Click on the ‘collage’ button at the top and this will initially open to allow you to choose a photo by clicking on it. The photo will appear in the list on the left. Click on ‘open photos’ to add more photos from ‘my pictures’ on your computer. Continue until you have collected all the photos you want to use in the collage.
2. Making the collage
Click on the collage icon in the list on the left (second down) and explore the different layouts of collage. The ones at the top are freely available and the ones lower down are only available of you pay for a subscription. When you click on the one you want it will appear in the square on the right.
3. Adding the photos to the collage
When you have chosen the collage layout click on the photo icon in the list on the left (at the top of the list). Click on and drag each photo to where you want it to be in the collage.
4. Finishing off your collage
After you have arranged your pictures in the collage you can edit the collage by changing the frame colour and edges, adding text and make other additions. To do this click on ‘edit’ in the list at the top of the picture and then use the icons in the list on the left.
5. Saving the collage
When the collage is complete you can save it to your computer. Click on ‘save’ and you will be given the open to save.
When you have made the collage you can use it to import into ThingLink and add tags to.
Aurasma is an augmented reality app that allows you too a picture, sound or video to a picture or object.
It is available as an app for IOS and Android mobile devices and tablets. The website is here.
In order to use it you need to create an account or use other existing accounts to log in (google+ etc).
The app works in a similar way to a QR code reader. When you hold your device over an ‘aura’ this triggers an image or video on your device. The app can be used to create your own auras for fun or learning. Unlike a QR code the symbol, object or picture itself triggers the aura, which can be an interesting and useful feature of using it. In order to access it the aura must be public and the user must sign into aurasma and follow the maker of the auras or the channel they are on.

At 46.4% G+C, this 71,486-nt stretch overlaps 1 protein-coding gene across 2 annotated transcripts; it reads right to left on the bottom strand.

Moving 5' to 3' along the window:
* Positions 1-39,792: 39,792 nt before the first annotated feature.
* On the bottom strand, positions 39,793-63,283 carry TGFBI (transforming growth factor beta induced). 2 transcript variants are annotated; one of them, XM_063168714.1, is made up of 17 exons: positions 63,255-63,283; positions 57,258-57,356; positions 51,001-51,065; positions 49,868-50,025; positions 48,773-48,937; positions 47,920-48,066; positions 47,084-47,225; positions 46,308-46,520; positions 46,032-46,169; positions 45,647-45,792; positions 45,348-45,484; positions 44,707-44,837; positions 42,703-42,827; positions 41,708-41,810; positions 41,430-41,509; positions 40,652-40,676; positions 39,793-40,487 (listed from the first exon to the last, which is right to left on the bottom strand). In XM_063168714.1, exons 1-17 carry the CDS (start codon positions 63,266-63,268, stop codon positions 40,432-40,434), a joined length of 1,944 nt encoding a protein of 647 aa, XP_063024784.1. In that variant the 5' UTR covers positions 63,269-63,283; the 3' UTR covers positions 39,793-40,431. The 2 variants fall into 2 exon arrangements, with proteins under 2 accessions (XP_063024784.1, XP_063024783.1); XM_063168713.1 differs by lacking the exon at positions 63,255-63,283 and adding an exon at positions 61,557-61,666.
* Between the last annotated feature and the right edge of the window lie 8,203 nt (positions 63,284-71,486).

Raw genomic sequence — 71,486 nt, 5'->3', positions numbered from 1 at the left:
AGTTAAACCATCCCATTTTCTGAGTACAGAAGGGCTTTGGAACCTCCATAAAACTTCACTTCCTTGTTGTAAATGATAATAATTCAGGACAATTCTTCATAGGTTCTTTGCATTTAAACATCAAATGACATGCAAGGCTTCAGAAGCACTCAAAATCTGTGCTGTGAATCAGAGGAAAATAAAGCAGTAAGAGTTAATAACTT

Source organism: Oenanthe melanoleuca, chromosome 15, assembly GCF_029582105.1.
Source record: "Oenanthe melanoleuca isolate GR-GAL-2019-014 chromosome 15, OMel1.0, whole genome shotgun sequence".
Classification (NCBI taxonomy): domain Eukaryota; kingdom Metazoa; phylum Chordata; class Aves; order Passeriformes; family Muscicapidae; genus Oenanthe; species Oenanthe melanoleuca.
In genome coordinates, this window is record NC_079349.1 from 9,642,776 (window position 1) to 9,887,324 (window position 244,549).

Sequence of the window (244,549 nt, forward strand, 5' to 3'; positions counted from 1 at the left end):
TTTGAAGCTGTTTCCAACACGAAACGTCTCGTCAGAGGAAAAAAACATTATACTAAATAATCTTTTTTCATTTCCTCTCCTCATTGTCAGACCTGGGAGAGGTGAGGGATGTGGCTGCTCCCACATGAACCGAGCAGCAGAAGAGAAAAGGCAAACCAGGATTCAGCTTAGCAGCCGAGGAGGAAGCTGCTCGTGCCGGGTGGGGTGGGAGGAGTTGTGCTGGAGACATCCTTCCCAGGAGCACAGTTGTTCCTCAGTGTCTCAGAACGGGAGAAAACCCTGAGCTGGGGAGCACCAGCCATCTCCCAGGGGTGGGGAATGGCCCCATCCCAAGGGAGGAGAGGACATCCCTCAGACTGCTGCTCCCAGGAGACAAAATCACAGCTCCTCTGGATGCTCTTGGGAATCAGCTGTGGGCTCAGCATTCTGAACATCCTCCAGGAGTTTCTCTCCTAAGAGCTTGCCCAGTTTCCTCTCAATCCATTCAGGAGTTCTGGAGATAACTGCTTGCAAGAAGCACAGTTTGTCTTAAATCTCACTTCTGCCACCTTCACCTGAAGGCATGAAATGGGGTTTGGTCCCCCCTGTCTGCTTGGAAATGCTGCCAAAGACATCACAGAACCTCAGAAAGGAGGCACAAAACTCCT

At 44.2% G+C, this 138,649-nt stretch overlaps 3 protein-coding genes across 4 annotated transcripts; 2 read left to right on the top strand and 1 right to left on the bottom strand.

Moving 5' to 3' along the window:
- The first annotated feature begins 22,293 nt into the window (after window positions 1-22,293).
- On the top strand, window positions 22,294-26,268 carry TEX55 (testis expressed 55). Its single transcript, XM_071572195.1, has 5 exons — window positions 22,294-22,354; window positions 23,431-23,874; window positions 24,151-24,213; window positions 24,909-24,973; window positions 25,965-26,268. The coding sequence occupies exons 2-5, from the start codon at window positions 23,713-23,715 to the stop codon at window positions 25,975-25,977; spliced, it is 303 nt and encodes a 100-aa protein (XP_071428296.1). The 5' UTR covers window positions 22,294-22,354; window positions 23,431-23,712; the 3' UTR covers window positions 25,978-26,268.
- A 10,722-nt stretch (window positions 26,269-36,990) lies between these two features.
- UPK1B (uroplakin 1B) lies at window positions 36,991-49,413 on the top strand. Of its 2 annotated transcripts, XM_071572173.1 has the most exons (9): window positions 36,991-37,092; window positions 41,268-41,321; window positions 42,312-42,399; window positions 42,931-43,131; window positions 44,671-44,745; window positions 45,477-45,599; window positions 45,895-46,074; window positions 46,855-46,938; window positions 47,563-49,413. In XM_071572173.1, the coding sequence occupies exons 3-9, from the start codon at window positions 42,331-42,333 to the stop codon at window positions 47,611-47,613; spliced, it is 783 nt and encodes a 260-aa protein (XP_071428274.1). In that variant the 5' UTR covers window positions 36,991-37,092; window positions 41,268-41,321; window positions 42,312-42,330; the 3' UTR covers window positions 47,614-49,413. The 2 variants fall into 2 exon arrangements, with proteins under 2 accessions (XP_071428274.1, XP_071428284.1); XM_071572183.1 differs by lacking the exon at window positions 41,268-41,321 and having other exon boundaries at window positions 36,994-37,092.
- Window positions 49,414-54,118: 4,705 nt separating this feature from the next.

This video clip is a clear guide to how to create an aura:
I’ve just made these paw prints and added an aura of the creature that makes each one. I’d be asking children to look at talk about the prints, using their existing knowledge to sort them, possibly identify them and make guesses. they can then use a phone or tablet with the aurasma app to check which animal made the track. On the back I have added a QR code that takes the user to further information about each creature so they can research them further. Discussing this with students it was suggested that pictures of the animals or the names could be available for matching before checking using the app.
Other uses in education might be:
adding to photos of children’s activities and linking to videos of them performing these activities eg photo of the school choir, video of the choir singing;
adding to pictures to provide extra written or spoken information;
adding a speech to a picture of a story character eg picture of the big bad wolf, video of his saying ‘I’ll huff and I’ll puff and I’ll blow your house down!’
adding a description or explanation of a piece of art or technology made by a child.
If you are using aurasma or a similar app add your ideas and links below.
Paper, scissors and glue – camera, apps and dropbox: exploring the relationship between making art in the physical and digital world.
Over the last few weeks I have been teaching a session to Year 1 Foundation Degree Learning and Teaching (FDLT) students based around using digital technology along with more traditional art materials (collage). As I have taught the session to the three groups a number of interesting questions and points have arisen.
The session was introduced by asking students to use collage materials (coloured card and newspapers / magazines), scissors and glue to create a skyline of buildings. The only restrictions were that students all had square backgrounds to work onto and should include at least two very tall buildings. I chose to provide them with squares because the three apps we would be using each use square images and I have found from experience of using one of the apps that having variations of height can be especially visually dramatic.